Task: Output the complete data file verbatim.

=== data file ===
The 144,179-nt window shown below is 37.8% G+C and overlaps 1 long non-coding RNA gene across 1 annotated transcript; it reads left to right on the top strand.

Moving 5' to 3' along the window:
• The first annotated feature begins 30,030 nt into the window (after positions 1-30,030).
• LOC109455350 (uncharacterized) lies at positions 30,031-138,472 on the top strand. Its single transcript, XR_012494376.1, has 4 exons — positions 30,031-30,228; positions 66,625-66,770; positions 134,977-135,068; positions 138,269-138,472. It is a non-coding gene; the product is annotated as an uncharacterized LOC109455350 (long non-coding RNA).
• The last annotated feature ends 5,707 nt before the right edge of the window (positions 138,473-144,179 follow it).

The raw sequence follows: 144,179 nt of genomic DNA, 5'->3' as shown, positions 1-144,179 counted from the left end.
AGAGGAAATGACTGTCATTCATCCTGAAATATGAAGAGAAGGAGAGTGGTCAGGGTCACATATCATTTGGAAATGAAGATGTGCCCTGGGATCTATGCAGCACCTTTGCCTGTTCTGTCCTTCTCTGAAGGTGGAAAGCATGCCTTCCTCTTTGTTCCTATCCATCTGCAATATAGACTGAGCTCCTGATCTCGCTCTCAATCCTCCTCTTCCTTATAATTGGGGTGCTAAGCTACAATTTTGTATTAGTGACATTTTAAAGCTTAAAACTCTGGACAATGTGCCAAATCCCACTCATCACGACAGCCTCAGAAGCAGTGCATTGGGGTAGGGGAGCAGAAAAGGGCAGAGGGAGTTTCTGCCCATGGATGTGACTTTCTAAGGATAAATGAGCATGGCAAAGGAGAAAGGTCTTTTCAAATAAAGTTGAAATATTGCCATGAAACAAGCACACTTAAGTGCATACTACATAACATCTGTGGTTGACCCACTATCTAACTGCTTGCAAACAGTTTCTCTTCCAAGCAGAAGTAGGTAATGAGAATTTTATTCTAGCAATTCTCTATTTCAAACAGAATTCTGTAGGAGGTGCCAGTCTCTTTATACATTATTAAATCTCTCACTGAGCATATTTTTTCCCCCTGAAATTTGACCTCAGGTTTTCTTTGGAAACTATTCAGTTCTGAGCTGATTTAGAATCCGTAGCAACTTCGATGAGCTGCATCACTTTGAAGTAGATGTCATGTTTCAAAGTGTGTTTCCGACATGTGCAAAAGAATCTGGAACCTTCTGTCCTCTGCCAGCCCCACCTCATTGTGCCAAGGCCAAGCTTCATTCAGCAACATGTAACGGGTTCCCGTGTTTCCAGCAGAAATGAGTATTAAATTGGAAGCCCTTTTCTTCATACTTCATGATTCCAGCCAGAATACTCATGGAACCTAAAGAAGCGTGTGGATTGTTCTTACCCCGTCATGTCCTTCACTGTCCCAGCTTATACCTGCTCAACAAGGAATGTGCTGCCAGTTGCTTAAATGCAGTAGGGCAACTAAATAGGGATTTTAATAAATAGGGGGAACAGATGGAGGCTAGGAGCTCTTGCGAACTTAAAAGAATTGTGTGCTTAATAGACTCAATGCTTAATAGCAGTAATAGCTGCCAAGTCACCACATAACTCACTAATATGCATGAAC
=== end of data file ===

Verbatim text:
The 144,179-nt window shown below is 37.8% G+C and overlaps 1 long non-coding RNA gene across 1 annotated transcript; it reads left to right on the top strand.

Moving 5' to 3' along the window:
• The first annotated feature begins 30,030 nt into the window (after positions 1-30,030).
• LOC109455350 (uncharacterized) lies at positions 30,031-138,472 on the top strand. Its single transcript, XR_012494376.1, has 4 exons — positions 30,031-30,228; positions 66,625-66,770; positions 134,977-135,068; positions 138,269-138,472. It is a non-coding gene; the product is annotated as an uncharacterized LOC109455350 (long non-coding RNA).
• The last annotated feature ends 5,707 nt before the right edge of the window (positions 138,473-144,179 follow it).

The raw sequence follows: 144,179 nt of genomic DNA, 5'->3' as shown, positions 1-144,179 counted from the left end.
AGAGGAAATGACTGTCATTCATCCTGAAATATGAAGAGAAGGAGAGTGGTCAGGGTCACATATCATTTGGAAATGAAGATGTGCCCTGGGATCTATGCAGCACCTTTGCCTGTTCTGTCCTTCTCTGAAGGTGGAAAGCATGCCTTCCTCTTTGTTCCTATCCATCTGCAATATAGACTGAGCTCCTGATCTCGCTCTCAATCCTCCTCTTCCTTATAATTGGGGTGCTAAGCTACAATTTTGTATTAGTGACATTTTAAAGCTTAAAACTCTGGACAATGTGCCAAATCCCACTCATCACGACAGCCTCAGAAGCAGTGCATTGGGGTAGGGGAGCAGAAAAGGGCAGAGGGAGTTTCTGCCCATGGATGTGACTTTCTAAGGATAAATGAGCATGGCAAAGGAGAAAGGTCTTTTCAAATAAAGTTGAAATATTGCCATGAAACAAGCACACTTAAGTGCATACTACATAACATCTGTGGTTGACCCACTATCTAACTGCTTGCAAACAGTTTCTCTTCCAAGCAGAAGTAGGTAATGAGAATTTTATTCTAGCAATTCTCTATTTCAAACAGAATTCTGTAGGAGGTGCCAGTCTCTTTATACATTATTAAATCTCTCACTGAGCATATTTTTTCCCCCTGAAATTTGACCTCAGGTTTTCTTTGGAAACTATTCAGTTCTGAGCTGATTTAGAATCCGTAGCAACTTCGATGAGCTGCATCACTTTGAAGTAGATGTCATGTTTCAAAGTGTGTTTCCGACATGTGCAAAAGAATCTGGAACCTTCTGTCCTCTGCCAGCCCCACCTCATTGTGCCAAGGCCAAGCTTCATTCAGCAACATGTAACGGGTTCCCGTGTTTCCAGCAGAAATGAGTATTAAATTGGAAGCCCTTTTCTTCATACTTCATGATTCCAGCCAGAATACTCATGGAACCTAAAGAAGCGTGTGGATTGTTCTTACCCCGTCATGTCCTTCACTGTCCCAGCTTATACCTGCTCAACAAGGAATGTGCTGCCAGTTGCTTAAATGCAGTAGGGCAACTAAATAGGGATTTTAATAAATAGGGGGAACAGATGGAGGCTAGGAGCTCTTGCGAACTTAAAAGAATTGTGTGCTTAATAGACTCAATGCTTAATAGCAGTAATAGCTGCCAAGTCACCACATAACTCACTAATATGCATGAAC